At a glance
Electoral votes: 3 | Tossup
D Baucus D Tester
Montana State House:
Montana State Senate:
Presidential election history:
In the presidential race, Montana has lightened to a pale red, and it's conceivable that Barack Obama might actually take the state from John McCain. Obama has made at least five appearances here and has active offices and an on-the-ground game plan in the state, and his campaign's chief of staff, Jim Messina, is a University of Montana graduate who knows the turf well. Still, with so few electoral votes, Montana won't matter nationally, unless the total electoral counts are extremely close. The presidential race in Montana has more to do with maintaining the momentum of the state's Democrats, who've made notable gains since 2004 (taking a Senate seat, the governorship and control of one chamber of the state Legislature from Republicans).
The last time a Democrat won the presidential race in Montana was 1992, when Bill Clinton lucked out, thanks to Montanans' liking for eccentric third-party candidates. Clinton won a mere 37.6 percent of the votes, but that was enough to beat George W. Bush's 35.1 percent and independent Ross Perot's 26 percent. Libertarian Bob Barr and now-Constitution Party candidate (at least in Montana) Ron Paul, who was popular in much of the West when he was running for the Republican presidential nomination, could have a similar effect dividing the state’s conservative voters in November.
Montana's Legislature has become a key battleground. Democrats took control of the Senate in 2004, ending a decade of Republican lock on both chambers. Now the margins are razor-thin: In the Senate, the Democrats' advantage is 26 seats to the Republicans' 24 seats, and in the House, the Republicans nominal advantage is 50 to 49. (The 100th House seat is held by a superconservative Constitution Party leader who votes with hard-line Republicans.) November's election will test the strength of Montana's Republican hard-liners: They've reacted to their losses by rejecting some experienced moderate Republican politicians in the primary, claiming that will give the party a better chance to regain control of both chambers. It may or may not cause middle-ground voters to swing more to Democrats.
The Montana Public Service Commission, meanwhile, which helps set energy policy and oversees energy companies, has three of its five seats up for grabs. The Montana Conservation Voters group has endorsed three Democrats -- John Vincent, Ron Tussing and Gail Gutsche, who are advocates for efficiency and conservation. They could encourage a shift from pollution-prone coal-fired power plants to more aggressive harnessing of Montana’s huge capacity to produce wind energy. Tussing and Gutsche are challenging two Republican incumbents -- Brad Molnar and Doug Mood -- who voted for deregulation of Montana's utilities in 1997, when they were in the Legislature. Deregulation proved disastrous for customers, however, allowing a huge increase in Montana's electricity rates and the ultimate free-market dismantling of the paternal Montana Power Company. Vincent is facing off against Alan Olson, a Republican who has a better record on clean energy.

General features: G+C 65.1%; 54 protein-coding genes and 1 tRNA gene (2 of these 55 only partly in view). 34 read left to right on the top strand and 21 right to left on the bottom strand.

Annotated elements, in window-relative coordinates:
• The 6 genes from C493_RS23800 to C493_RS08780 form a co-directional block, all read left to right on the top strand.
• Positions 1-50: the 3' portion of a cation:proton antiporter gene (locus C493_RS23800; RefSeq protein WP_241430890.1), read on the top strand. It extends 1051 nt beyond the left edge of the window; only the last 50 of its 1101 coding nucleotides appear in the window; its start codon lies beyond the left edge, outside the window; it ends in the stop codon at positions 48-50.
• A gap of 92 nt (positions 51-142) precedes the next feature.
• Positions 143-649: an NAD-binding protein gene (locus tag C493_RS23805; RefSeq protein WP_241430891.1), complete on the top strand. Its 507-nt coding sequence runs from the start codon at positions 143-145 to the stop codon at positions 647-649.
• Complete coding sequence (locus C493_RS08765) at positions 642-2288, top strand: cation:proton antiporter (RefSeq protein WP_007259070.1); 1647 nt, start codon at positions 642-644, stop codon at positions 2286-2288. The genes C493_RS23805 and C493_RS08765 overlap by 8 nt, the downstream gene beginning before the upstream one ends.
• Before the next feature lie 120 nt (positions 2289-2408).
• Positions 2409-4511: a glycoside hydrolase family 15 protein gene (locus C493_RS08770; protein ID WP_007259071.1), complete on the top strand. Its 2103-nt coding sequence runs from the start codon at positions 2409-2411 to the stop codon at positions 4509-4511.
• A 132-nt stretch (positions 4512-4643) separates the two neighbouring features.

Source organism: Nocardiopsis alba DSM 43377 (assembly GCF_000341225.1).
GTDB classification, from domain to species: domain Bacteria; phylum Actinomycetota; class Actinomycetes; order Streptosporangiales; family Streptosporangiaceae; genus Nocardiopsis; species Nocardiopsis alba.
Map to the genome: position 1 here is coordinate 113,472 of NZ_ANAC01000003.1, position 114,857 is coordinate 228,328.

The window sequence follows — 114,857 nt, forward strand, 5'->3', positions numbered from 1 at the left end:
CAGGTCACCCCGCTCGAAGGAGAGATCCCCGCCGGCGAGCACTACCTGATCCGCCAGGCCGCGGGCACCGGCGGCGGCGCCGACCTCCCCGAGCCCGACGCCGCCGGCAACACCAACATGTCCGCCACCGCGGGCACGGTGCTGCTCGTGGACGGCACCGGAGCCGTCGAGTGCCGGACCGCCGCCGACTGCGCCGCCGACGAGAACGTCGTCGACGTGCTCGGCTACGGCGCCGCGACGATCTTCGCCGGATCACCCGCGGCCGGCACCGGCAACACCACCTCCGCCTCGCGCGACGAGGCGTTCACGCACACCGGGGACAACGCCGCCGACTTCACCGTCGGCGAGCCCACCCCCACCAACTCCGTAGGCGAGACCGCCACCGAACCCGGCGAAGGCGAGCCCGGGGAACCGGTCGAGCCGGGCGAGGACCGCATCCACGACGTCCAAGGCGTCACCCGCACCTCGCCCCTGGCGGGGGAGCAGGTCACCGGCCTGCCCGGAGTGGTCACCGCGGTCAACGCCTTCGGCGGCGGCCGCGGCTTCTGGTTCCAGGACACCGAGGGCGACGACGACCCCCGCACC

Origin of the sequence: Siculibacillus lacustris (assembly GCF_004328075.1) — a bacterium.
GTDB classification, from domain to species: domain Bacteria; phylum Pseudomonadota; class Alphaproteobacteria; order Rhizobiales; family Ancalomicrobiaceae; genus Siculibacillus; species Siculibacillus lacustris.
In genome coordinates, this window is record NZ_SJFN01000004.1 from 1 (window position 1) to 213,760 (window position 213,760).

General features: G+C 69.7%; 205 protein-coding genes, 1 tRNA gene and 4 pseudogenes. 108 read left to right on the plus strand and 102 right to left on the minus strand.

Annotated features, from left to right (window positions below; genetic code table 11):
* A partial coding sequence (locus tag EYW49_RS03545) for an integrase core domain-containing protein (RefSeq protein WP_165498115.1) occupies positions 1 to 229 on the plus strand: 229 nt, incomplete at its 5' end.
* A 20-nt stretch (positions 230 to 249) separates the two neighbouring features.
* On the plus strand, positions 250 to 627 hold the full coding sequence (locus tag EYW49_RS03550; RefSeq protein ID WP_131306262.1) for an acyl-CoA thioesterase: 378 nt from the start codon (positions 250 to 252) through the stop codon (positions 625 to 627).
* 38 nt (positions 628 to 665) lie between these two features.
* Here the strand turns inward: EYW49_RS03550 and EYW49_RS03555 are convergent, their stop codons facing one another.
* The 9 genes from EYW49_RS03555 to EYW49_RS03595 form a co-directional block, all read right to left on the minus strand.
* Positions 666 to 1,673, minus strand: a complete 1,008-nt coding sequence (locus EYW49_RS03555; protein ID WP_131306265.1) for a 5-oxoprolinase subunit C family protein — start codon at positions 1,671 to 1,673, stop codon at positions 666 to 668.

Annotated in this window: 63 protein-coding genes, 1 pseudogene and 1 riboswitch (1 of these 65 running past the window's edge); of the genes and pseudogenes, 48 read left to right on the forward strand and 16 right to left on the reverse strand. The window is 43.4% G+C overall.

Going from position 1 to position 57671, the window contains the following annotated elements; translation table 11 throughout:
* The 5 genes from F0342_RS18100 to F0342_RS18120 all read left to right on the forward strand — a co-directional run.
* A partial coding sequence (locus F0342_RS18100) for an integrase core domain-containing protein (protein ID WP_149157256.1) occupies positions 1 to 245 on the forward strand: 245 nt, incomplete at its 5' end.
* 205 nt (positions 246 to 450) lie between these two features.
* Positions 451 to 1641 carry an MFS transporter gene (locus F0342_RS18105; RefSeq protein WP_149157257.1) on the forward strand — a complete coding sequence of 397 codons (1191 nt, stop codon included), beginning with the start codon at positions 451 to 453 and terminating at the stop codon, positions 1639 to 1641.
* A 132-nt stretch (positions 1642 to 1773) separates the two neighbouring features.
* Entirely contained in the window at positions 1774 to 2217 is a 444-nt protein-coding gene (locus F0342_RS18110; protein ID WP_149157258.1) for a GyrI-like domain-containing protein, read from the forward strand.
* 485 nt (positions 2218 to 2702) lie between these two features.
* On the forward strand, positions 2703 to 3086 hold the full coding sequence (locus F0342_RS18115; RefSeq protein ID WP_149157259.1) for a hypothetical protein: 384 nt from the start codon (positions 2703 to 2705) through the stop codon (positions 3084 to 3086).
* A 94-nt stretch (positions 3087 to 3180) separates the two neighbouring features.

Montana Attorney General Mike McGrath, whose roots are in the Irish Democratic stronghold of Butte, seeks the state's most important judicial seat (chief justice on the Montana Supreme Court -- an open seat, as the incumbent is retiring). McGrath has been a champion on some environmental issues, such as cleaning up mining wastes and improving public access to state land. McGrath's opponent in the race, Helena lawyer Ron Waterman, has bipartisan support and helped create Montana's public-defender system. But Waterman has also represented a mining company's challenges to Montana's popular ban on cyanide-process gold mining. Montana Conservation Voters has endorsed McGrath. Montana's colorful gun-loving rancher-slash-Democratic Gov. Brian Schweitzer is pretty much a shoo-in for re-election. So are Montana's lone representative in the U.S. House, gun-loving rancher-slash-developer Republican Denny Rehberg, who's seeking a fifth term in office, and Democratic Sen. Max Baucus, who also has some ranch roots and seeks a sixth term.
Montana has three ballot measures, but none are controversial. The most notable (I-155) would expand health insurance coverage for kids in needy families. A campaign for a strict anti-abortion constitutional amendment didn't gather enough signatures to qualify for the ballot; it would've defined an embryo as a person, and the Catholic Church and some right-to-life groups said it would only result in a futile court battle because it conflicted with the U.S. Supreme Court's Roe v. Wade ruling, which established a right to abortion.
- Lowell Jones on Pot growers put huge energy demand on the grid
- Denise Fort on Why are Western attorneys general going rogue?
- Mike Sennett on Looking back on a century of poisoning predators
- Pat Munday on The Greatest Generation at its worst
- Charles Fox on Looking back on a century of poisoning predators